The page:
Dr. Henry Morris (PhD, hydraulic engineering, Rice University) and Dr. John Whitcomb awakened a slumbering church in 1961 with The Genesis Flood, a book that many have claimed marked the beginning of the modern creationist movement.  The book presented convincing scientific evidence against long ages and for a global watery cataclysm.  In 1970, Morris left Virginia Tech where he was head of the department of civil engineering, to pursue his creation activities full time.  With Dr. Duane Gish, a biochemist from UC Berkeley, Morris formed the Institute for Creation Research.  The fledgling work, begun on a shoestring, soon grew into the leading creationist research institute in the world and added a museum and graduate school.  Morris and Gish debated hundreds of scientists on college campuses across America and around the world.  His 50+ books, unabashedly Christian and literally Biblical but also very astute about science and the history of evolutionary thought, have had an enormous impact on generations of readers.
        Gentle and soft-spoken in person but impregnable with a pen, Dr. Henry Morris was still writing things up to his final few days.  The breadth and depth of subjects he wrote about is remarkable.  His last monthly entry for the ICR newsletter can be read on the ICR Website as an example of his sharp mind at age 87.  The work at ICR continues under the leadership of his son John Morris, a PhD in geological engineering.  The institute has begun several new research projects including one in genetics, after the recent conclusion of its 8-year RATE project, an interdisciplinary analysis of radioactive dating by 11 scientists.
        A little over three years ago, ICR hosted a large, well-attended conference at Calvary Chapel, Costa Mesa called “Passing the Torch of Creation,” where Morris received a standing ovation after being introduced to speak at one of his last public appearances.  He will be missed by all who loved him and his work; indeed, even his pro-Darwinist enemies will probably pay their respects.  While denouncing his beliefs, they never could deny his personal character, integrity and influence.1  His many books, along with audio and video recordings, and not least the institution he founded, will ensure that Dr. Henry M. Morris, Jr. will remain near to the creation movement he revived.
    1For instance, Dr. Edward Larson, in the Teaching Company series “The Theory of Evolution: A History of Controversy” called Morris a “very sincere, honest and direct person” whose books and institute have had an “enormous influence”; in fact, Larson’s account is remarkable for its lack of any disparaging word about the man whose “naive literalism”2 has been so despised by evolutionists and liberal theologians.  This lecture series, by the way, is also remarkable for its fair treatment of the intelligent design movement, and its silence about any conclusive evidence for evolution.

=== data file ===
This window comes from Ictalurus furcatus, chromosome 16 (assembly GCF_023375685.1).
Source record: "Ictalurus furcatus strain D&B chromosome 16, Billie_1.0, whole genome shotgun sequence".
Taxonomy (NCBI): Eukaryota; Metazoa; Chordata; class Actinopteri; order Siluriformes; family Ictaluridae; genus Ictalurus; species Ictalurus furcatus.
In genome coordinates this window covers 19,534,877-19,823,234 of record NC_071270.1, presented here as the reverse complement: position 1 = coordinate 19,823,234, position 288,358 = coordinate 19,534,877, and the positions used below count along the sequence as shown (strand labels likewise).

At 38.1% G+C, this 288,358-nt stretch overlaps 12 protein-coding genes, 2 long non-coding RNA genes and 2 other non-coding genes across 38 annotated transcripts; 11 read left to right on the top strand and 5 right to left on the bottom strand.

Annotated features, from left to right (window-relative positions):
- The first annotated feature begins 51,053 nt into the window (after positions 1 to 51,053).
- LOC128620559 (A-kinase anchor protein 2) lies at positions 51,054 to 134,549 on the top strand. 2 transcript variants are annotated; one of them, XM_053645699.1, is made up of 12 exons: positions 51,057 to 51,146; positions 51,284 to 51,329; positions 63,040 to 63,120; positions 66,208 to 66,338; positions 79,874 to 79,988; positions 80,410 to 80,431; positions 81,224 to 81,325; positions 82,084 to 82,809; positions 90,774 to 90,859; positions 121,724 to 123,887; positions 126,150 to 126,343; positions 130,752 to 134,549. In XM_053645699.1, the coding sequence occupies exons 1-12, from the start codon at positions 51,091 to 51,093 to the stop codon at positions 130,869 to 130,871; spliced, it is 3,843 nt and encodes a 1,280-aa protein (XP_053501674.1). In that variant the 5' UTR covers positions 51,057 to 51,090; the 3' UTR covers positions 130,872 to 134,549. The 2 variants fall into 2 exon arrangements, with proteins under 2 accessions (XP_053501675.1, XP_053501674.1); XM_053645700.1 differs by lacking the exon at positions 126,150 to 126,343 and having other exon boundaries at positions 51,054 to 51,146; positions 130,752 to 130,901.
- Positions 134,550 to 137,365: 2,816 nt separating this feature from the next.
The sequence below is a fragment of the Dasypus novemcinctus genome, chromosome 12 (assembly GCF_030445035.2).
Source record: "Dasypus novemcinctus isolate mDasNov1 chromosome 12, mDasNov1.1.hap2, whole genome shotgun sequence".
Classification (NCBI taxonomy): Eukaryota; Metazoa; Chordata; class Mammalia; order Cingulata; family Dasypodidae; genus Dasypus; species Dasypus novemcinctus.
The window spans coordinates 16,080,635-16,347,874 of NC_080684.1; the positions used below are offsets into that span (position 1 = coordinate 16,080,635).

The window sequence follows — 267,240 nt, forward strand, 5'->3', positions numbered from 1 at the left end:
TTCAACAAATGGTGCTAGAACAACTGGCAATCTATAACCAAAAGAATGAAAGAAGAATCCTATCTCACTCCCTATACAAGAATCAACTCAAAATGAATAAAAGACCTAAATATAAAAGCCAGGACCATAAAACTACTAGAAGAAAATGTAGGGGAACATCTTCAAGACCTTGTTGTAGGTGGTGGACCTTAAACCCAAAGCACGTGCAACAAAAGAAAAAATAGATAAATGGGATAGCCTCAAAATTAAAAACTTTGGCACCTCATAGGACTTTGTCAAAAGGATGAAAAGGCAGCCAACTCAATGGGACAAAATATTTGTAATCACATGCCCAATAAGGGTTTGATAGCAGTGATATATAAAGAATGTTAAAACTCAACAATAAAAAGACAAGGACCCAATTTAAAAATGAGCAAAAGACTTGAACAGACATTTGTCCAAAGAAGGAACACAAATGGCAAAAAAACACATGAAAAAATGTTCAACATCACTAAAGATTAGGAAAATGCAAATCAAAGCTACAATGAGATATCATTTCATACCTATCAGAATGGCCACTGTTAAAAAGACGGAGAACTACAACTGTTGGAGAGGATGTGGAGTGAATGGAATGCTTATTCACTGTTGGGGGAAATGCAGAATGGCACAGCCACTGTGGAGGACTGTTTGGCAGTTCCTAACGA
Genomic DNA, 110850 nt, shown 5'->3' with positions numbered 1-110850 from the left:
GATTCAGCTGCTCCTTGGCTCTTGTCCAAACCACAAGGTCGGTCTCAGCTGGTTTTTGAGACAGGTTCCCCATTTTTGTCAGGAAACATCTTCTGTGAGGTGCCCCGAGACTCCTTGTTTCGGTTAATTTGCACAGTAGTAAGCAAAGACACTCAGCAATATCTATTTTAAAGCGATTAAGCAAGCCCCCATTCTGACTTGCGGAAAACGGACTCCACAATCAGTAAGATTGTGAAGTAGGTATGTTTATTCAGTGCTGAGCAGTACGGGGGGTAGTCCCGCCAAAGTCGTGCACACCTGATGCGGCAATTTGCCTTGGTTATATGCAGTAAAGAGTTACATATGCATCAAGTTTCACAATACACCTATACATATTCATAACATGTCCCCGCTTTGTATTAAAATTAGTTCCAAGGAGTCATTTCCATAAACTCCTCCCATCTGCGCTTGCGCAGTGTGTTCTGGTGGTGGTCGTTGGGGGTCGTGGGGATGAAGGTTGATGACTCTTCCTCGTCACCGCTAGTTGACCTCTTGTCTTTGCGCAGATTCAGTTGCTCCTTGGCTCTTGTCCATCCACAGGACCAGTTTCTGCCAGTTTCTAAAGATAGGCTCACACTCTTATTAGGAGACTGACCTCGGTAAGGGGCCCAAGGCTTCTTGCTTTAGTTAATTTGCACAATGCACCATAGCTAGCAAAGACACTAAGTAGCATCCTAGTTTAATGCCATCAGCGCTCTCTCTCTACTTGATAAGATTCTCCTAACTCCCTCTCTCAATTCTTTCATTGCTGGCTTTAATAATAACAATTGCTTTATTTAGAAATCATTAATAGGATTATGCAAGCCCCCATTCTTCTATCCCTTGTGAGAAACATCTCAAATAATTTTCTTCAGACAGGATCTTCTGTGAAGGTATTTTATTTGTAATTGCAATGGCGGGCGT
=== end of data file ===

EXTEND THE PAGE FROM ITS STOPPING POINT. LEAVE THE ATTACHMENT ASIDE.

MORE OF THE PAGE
2It should be clarified what Biblical literalism means.  Dr. Morris believed that Scripture passages should be interpreted in their plain, ordinary sense when it was clear from the context that the author intended to communicate a historical narrative or factual statement.  Morris understood the Biblical “language of appearance” and was well aware of hermeneutical principles for understanding poetry and allegory; he just denied that Genesis 1-11 was such a passage.  A recent study of verbs in Genesis 1-2 by Dr. Steven Boyd, team member of ICR’s RATE project, demonstrated that the Genesis creation account does not fit Hebrew poetical style but matches Hebrew narrative verb usage at a 99%+ confidence level.
    Dr. Morris demonstrated how one man, committed to God and his word, can make a difference.  Almost every creationist leader today is indebted to his life and works.  In the 1960s there were very few books on creation.  Evolution dominated the textbooks and most churches, intimidated by science, preferred to avoid the issue.  Henry Morris’s first small paperback, The Bible and Modern Science, began to change things.  Then The Genesis Flood electrified a new generation of college-educated Christians.  Liberal churches had long since given in to Darwinism completely, and many Bible-believing churches had capitulated to long ages and uniformitarianism.  Assuming that science had proved deep time, they merely tried to accommodate it with compromises like the gap theory or progressive creation.
        Morris and Whitcomb demonstrated that it was possible to look at the fossil record and the geological strata in a new way that corroborated the Bible record of a world-wide flood.  Not only that, they showed how the scientific evidence was superior to that of the evolutionists.  A new army of creation scientists launched into further investigations that continue to the present day.  New organizations, like the Bible-Science Association and the Creation Research Society, were formed and numerous spin-off clubs and societies have kept the creation movement growing in strength and extent around the world.  Almost all of them can trace some ancestry back to ICR.  We hope to have a lengthier bio on Morris for the March Scientist of the Month.